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Introduction to the Physics of Silicene and other 2D Materials

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Rubio,  Angel
University of the Basque Country, Materials Unit Joint Center, Donostia, Spain;
Theory Group, Theory Department, Max Planck Institute for the Structure and Dynamics of Matter, Max Planck Society;

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Citation

Cahangirov, S., Sahin, H., Le Lay, G., & Rubio, A. (2017). Introduction to the Physics of Silicene and other 2D Materials. Heidelberg, Germany: Springer International Publishing. doi:10.1007/978-3-319-46572-2.


Cite as: http://hdl.handle.net/11858/00-001M-0000-002B-BF2D-4
Abstract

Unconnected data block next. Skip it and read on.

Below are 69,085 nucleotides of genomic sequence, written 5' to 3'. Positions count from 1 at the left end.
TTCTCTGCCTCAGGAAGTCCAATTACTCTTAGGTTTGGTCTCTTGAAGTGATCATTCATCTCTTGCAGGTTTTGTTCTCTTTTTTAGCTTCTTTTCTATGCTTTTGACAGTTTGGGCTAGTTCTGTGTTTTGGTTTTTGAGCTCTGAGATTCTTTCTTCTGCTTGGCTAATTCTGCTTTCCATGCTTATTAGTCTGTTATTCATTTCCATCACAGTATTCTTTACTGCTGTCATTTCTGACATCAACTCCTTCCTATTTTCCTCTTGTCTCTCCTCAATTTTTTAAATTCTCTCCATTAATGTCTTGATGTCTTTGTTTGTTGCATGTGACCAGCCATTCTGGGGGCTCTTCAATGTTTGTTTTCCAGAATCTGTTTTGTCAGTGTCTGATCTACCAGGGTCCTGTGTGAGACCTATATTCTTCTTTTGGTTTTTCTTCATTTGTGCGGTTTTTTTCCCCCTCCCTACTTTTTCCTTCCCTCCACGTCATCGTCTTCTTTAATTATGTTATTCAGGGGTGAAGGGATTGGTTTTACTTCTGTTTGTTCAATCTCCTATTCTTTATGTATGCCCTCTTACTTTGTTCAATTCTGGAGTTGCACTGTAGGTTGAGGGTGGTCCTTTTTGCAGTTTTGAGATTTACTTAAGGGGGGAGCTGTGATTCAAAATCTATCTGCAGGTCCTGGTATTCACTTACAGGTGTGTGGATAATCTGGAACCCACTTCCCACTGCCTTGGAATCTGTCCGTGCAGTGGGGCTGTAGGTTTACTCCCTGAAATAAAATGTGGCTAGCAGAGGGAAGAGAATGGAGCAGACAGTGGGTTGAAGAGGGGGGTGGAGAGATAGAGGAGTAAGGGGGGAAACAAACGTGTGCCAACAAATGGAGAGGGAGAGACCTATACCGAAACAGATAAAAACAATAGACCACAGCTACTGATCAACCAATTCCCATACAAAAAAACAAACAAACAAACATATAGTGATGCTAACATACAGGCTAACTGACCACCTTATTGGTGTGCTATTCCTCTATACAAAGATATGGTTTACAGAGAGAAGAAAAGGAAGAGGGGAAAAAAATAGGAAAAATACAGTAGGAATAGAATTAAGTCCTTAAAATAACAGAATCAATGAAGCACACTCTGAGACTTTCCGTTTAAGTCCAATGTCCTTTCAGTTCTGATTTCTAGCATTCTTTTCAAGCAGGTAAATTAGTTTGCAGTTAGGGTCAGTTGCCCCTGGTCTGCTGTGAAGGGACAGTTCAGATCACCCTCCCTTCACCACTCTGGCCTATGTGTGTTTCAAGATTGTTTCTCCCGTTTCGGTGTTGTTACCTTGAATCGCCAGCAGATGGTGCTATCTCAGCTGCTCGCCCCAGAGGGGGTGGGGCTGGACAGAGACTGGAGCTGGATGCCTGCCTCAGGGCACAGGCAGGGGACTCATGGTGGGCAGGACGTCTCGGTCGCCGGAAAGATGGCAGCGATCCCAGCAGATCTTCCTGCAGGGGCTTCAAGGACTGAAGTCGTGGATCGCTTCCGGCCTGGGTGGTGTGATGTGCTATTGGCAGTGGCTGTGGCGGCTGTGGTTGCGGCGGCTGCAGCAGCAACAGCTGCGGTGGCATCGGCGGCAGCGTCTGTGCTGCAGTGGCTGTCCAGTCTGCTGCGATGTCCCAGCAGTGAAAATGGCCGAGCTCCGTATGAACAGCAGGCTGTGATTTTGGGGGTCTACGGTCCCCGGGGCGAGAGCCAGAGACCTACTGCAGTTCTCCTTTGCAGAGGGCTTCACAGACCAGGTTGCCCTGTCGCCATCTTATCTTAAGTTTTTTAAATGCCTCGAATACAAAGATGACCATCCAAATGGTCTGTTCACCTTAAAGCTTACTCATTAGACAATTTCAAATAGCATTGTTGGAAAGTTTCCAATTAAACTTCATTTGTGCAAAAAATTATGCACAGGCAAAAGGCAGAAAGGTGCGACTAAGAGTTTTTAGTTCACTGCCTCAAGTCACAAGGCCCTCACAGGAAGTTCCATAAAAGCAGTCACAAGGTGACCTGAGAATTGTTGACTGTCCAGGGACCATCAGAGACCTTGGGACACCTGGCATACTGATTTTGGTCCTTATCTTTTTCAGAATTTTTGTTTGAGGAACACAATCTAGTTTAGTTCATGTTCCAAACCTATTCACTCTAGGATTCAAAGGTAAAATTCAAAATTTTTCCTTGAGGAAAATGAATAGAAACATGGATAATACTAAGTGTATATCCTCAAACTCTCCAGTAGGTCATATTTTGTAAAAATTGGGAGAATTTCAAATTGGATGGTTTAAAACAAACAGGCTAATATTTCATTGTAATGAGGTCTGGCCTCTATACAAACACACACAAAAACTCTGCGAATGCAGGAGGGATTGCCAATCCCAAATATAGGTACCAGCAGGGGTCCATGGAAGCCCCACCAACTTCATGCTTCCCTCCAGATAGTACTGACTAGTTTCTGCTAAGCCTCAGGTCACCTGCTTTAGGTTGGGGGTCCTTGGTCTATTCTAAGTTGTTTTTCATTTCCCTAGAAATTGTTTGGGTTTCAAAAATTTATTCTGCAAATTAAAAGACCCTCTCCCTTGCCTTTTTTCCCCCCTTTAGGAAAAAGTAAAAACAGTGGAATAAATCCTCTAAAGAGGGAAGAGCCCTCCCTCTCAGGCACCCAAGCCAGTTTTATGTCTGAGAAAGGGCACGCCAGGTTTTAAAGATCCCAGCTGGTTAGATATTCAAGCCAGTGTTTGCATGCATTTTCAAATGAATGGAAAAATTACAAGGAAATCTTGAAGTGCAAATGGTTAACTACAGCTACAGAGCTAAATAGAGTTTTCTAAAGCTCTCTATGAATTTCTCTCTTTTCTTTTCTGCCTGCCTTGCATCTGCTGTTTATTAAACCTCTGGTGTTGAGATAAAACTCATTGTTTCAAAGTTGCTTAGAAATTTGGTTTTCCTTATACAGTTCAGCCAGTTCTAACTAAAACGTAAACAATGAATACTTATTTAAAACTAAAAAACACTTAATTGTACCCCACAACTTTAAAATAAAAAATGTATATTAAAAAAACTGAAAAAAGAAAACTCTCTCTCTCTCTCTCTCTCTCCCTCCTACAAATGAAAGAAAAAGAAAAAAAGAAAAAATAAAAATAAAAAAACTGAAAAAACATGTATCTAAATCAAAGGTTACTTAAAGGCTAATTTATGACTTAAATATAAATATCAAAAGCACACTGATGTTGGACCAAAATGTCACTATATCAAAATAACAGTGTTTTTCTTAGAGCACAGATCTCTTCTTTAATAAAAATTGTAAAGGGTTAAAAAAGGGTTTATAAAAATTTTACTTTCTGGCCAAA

This concise book offers an essential introduction and reference guide for the many newcomers to the field of physics of elemental 2D materials. Silicene and related materials are currently among the most actively studied materials, especially following the first experimental synthesis on substrates in 2012. Accordingly, this primer introduces and reviews the most crucial developments regarding silicene from both theoretical and experimental perspectives. At the same time the reader is guided through the extensive body of relevant foundational literature. The text starts with a brief history of silicene, followed by a comparison of the bonding nature in silicon versus carbon atoms. Here, a simple but robust framework is established to help the reader follow the concepts presented throughout the book. The book then presents the atomic and electronic structure of free-standing silicene, followed by an account of the experimental realization of silicene on substrates. This topic is subsequently developed further to discuss various reconstructions that silicene acquires due to interactions with the substrate and how such effects are mirrored in the electronic properties. Next the book examines the dumbbell structure that is the key to understanding the growth mechanism and atomic structure of multilayer silicene. Last but not least, it addresses similar effects in other elemental 2D materials from group IV (germanene, stanane), group V (phosphorene) and group III (borophene), as well as transition metal dichalcogenides and other compositions, so as to provide a general comparative overview of their electronic properties.